The marketing funnel has changed. The old concept of offering repeated exposure and hoping for the best is on its way out. A new, multi-prong approach requires marketing efforts to first attract consumers, then find a way to connect with them, and then engage and nurture them to the point of purchase.
One of the classic rivalries in marketing is branding versus direct response marketing. Here, we’ll take a moment to look at each approach on its own and then delve into some commonly understood comparisons.
Robison Wells at LucidPress offers the following: a brand exists in the minds of your customers; a brand is the sum total of all the impressions a customer has, based on interactions they have had with you, your company, and your products.
Entrepreneur Small Business Encyclopedia defines branding as: a marketing practice of creating a name, symbol, or design that identifies and differentiates a product from other products.
Branding is also called delayed response marketing or brand management and commonly understood to reference making your name known to consumers.
IN OTHER WORDS
Branding is, in essence, mass marketing with a focus towards building awareness. It builds a communication channel between a business and the targeted audience while appealing to the values and desires of that audience. The goal of branding is to remind consumers about a brand, products, and services. It tells your customers what they can expect, shares with them company values and the benefits offered.
Branding is about awareness, reputation management, community engagement, etc. A consumer’s impression of a brand will actually impact the way their brain evaluates products and services. Exposure to a brand (as in TV ads and most content marketing) = hopefully on a consumer’s mind when he goes to purchase. And while branding produces responses and conversions, it does so in a different, not as measurable manner as direct response marketing.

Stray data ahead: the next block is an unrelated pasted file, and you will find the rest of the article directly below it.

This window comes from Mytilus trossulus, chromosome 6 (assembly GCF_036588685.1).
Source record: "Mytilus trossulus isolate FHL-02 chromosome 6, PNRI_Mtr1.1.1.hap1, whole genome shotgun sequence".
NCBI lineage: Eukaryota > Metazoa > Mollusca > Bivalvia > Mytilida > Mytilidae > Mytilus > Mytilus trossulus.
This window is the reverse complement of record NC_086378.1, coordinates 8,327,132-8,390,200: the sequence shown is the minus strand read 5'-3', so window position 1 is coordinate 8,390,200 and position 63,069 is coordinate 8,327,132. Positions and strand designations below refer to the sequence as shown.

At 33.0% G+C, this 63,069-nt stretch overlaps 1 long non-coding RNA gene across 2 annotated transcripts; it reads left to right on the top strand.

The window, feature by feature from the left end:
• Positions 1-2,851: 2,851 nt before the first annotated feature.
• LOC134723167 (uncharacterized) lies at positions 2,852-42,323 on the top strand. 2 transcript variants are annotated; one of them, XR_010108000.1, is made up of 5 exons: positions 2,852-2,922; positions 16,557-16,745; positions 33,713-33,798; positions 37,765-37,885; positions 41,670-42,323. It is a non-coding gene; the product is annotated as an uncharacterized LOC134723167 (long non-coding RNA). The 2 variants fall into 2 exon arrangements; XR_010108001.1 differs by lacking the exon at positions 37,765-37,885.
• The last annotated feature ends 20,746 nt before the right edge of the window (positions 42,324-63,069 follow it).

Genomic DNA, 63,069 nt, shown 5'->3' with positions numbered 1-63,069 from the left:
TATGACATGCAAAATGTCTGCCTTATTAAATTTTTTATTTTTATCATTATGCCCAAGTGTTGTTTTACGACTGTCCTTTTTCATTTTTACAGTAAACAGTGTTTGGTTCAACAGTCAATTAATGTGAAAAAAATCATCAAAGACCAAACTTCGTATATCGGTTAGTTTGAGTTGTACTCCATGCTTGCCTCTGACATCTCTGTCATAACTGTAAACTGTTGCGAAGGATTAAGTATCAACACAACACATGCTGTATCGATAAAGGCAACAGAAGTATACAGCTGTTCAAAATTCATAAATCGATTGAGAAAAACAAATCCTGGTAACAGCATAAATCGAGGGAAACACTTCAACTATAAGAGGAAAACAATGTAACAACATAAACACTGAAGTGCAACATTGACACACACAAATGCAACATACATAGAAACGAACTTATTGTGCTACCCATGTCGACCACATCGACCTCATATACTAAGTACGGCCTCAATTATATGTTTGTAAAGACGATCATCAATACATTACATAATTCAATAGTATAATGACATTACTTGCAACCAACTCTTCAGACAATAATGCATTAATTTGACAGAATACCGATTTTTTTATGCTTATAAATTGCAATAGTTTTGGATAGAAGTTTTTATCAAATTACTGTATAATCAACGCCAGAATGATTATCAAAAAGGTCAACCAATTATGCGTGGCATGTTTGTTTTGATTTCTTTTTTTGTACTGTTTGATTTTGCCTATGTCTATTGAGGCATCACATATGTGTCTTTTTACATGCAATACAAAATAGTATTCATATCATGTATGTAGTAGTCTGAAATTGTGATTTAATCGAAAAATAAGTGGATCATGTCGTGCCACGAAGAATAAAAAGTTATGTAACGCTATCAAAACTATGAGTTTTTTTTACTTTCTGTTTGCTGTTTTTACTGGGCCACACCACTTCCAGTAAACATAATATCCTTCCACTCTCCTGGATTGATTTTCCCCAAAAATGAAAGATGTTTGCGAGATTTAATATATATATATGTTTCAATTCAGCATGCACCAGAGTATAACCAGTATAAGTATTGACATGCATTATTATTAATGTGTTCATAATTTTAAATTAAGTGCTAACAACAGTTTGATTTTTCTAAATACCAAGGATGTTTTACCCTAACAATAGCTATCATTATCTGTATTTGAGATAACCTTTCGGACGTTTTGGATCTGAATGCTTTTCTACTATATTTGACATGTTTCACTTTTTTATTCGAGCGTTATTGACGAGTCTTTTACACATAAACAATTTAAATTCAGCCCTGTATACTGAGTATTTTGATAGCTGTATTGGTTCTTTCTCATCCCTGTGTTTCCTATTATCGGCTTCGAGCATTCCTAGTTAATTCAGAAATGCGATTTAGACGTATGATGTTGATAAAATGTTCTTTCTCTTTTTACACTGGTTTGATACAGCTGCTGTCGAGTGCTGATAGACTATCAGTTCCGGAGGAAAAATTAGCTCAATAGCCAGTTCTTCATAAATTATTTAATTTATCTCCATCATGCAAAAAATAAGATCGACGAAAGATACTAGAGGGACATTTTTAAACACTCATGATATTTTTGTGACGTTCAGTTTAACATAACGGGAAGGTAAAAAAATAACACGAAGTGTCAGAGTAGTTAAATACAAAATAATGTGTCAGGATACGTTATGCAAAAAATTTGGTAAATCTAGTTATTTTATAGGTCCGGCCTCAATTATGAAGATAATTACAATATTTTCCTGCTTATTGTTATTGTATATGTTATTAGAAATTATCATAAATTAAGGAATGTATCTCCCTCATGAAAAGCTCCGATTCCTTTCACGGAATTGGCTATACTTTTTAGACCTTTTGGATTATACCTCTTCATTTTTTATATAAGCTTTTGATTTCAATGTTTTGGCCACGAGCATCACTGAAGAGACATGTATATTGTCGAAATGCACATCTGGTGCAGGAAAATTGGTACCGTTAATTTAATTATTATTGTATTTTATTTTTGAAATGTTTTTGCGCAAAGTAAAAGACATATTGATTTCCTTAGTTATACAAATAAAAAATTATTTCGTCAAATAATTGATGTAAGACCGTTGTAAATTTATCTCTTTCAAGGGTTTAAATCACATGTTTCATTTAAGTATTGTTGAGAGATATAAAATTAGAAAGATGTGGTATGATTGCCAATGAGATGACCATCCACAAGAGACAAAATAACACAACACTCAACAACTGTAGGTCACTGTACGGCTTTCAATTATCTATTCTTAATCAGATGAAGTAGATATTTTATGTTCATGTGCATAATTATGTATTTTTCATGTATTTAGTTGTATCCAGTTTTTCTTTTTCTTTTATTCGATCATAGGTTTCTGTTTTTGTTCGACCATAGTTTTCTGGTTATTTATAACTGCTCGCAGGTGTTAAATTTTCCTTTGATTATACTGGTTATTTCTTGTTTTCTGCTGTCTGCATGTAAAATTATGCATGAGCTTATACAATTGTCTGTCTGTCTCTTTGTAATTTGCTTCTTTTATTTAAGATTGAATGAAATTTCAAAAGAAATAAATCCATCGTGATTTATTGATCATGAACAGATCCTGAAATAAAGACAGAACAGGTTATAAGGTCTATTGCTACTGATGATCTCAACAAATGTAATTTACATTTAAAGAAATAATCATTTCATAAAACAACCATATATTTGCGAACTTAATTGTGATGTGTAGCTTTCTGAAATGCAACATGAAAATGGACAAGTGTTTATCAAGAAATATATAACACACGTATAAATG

There are some benefits of brand marketing. It provides a conduit between a business and its customers that establishes a friendly environment for direct response marketing conversions. Also, it doesn’t ask anything from consumers. It is simply looking to make an impression and leave a positive memory.
Brand marketing is, however, quite expensive and requires a great deal of time. It also lacks the compelling calls to action of direct response marketing as it presents no reason to contact the company. An additional challenge is that it is difficult to measure the ROI but that doesn’t mean you can’t gauge the effect. You can measure the impact of brand marketing but the metrics are not as relatable to ROI. You have to look more at vanity metrics (number of likes, retweets, and shares), types of reviews, and number of impressions, none of which necessarily leads to conversions.
Direct Response Marketing
The Internet has made it easier than ever to engage in direct response marketing and amply provides the metrics that help determine the success or challenge of your efforts.
Techopedia defines it as a type of marketing that elicits a specific, measured response. They iterate there are 4 parts: a proposal, supporting information, a call to action, and options for consumer response.